Article Title

Discharges of dust from NORM facilities: Key parameters to assess effective doses for public exposure

Author ORCID Identifier

Christian Kunze 0000-0001-9034-0049

Hartmut Schulz 0000-0002-9068-659X

Astrid Schellenberger 0000-0002-6059-634X


In transposing Directive 2013/59/Euratom (European Basic Safety Standards or EU BSS) into national law, it was necessary to identify industrial sectors which involve naturally occurring radioactive materials (NORM) which may lead to public exposure that cannot be disregarded from a radiation protection point of view. A research project was implemented that resulted in a comprehensive survey of all potentially relevant industrial sectors operating in Germany. Major efforts were made to determine source terms of airborne discharges, atmospheric dispersion models, and dose calculations. The study arrived at the conclusion that the discharge and the settlement of dust in agricultural and horticultural areas is the most relevant dispersion and exposure pathway, while discharges of radon are of minor importance. The original study used a number of rather complex models that may distract from the fact that very few key parameters and assumptions determine the effective dose of members of the public. This paper revisits the study and identifies those parameters and assumptions and provides a simplified, generic, yet sufficiently reliable and robust assessment methodology to determine the radiological relevance of dust discharges from NORM industries under the typical geographical and meteorological conditions of Germany. This paper provides examples of dose estimates for members of the public for selected industries operating in Germany. Due to its simplicity and robustness, the methodology can also be used to assess effective doses resulting from discharges in other industries in Germany, and it can be adapted to conditions in other countries in a straightforward way.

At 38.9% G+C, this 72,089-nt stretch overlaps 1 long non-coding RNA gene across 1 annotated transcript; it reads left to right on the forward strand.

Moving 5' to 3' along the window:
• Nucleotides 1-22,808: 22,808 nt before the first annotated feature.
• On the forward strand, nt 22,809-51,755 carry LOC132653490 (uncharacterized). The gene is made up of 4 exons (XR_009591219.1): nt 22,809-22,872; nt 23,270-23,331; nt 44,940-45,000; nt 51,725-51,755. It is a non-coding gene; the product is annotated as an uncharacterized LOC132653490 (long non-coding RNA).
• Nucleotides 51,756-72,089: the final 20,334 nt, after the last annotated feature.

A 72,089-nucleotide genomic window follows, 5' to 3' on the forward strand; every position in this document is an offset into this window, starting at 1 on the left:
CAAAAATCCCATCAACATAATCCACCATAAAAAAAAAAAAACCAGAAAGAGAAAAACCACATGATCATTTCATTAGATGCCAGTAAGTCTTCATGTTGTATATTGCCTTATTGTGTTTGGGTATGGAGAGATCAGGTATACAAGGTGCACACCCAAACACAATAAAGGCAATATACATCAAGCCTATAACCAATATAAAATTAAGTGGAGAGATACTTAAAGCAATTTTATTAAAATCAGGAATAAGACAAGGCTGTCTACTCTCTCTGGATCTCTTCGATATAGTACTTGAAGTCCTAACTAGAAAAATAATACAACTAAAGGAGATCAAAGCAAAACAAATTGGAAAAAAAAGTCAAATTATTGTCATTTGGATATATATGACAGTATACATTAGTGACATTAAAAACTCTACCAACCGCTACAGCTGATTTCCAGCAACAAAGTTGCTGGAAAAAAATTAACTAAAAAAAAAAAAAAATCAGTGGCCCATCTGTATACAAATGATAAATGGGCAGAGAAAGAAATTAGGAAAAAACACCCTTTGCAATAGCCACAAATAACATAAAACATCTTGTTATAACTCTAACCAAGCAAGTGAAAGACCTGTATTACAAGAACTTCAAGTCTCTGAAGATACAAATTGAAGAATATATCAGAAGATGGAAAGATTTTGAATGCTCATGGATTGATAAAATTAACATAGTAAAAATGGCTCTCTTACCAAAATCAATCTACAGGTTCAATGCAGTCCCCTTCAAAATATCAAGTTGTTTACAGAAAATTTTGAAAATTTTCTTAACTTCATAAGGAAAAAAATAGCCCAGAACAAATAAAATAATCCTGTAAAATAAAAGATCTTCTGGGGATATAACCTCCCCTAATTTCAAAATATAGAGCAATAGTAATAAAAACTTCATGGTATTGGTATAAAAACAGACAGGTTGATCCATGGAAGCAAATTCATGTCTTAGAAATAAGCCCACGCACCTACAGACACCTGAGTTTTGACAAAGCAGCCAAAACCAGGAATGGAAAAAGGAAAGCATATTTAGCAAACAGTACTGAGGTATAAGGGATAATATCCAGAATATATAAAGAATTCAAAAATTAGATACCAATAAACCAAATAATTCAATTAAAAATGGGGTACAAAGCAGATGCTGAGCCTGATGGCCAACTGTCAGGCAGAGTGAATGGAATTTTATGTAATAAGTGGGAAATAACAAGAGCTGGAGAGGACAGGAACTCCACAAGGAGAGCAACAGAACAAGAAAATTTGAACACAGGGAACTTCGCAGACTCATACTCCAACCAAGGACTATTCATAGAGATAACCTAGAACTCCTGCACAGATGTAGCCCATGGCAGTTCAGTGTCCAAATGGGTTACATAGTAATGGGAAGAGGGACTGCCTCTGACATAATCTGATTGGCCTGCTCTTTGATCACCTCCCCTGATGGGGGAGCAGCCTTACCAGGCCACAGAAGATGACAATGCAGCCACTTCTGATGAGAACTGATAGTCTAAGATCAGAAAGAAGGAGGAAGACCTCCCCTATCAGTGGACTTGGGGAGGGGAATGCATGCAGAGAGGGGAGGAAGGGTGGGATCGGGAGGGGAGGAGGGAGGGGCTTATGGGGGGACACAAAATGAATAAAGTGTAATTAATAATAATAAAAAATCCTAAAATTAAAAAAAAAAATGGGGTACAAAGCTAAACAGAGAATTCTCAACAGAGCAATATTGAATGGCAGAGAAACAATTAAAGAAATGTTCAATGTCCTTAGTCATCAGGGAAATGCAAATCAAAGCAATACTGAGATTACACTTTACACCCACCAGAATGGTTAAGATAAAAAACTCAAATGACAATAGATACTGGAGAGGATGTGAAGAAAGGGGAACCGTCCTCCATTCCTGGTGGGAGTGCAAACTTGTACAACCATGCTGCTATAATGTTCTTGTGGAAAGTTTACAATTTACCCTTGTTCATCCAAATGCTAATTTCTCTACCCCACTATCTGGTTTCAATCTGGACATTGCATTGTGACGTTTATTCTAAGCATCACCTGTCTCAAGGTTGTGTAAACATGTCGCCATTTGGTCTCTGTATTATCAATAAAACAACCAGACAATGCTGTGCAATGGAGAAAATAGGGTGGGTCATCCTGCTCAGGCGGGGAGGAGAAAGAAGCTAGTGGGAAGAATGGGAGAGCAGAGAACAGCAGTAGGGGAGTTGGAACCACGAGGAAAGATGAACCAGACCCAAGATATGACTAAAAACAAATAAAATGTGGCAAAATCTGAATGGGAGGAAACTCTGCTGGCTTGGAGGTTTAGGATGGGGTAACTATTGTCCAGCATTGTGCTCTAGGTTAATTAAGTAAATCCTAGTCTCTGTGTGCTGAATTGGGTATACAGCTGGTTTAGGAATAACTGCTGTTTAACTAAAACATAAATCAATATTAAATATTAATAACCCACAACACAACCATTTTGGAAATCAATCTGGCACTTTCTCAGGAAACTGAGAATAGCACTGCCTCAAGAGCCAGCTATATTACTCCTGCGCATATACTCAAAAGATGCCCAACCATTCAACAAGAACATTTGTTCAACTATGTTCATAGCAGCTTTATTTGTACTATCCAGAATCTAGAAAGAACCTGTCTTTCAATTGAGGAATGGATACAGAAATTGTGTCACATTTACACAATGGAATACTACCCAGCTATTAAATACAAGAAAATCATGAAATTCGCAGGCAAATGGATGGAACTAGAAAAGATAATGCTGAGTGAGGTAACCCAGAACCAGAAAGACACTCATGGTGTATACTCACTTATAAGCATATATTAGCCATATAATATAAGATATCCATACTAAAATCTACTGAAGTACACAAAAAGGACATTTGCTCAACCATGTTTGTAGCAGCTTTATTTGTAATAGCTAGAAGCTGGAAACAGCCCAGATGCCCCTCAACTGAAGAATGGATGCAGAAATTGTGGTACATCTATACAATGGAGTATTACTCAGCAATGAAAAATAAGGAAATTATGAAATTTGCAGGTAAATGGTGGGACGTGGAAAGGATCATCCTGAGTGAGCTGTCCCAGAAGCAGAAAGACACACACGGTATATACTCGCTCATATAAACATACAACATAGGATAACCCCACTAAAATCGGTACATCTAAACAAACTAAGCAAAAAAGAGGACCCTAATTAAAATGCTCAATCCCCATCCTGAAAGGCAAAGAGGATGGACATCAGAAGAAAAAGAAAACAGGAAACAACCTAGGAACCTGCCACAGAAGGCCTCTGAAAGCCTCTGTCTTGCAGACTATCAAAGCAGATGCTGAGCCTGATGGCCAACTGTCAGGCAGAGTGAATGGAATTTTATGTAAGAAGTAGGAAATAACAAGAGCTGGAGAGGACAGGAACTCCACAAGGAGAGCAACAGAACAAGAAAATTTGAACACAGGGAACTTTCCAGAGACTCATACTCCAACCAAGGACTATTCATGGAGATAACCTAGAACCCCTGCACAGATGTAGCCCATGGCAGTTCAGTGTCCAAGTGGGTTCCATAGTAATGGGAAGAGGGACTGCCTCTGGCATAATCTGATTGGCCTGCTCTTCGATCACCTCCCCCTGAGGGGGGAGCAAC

Creative Commons License

Creative Commons Attribution 4.0 License
This work is licensed under a Creative Commons Attribution 4.0 License.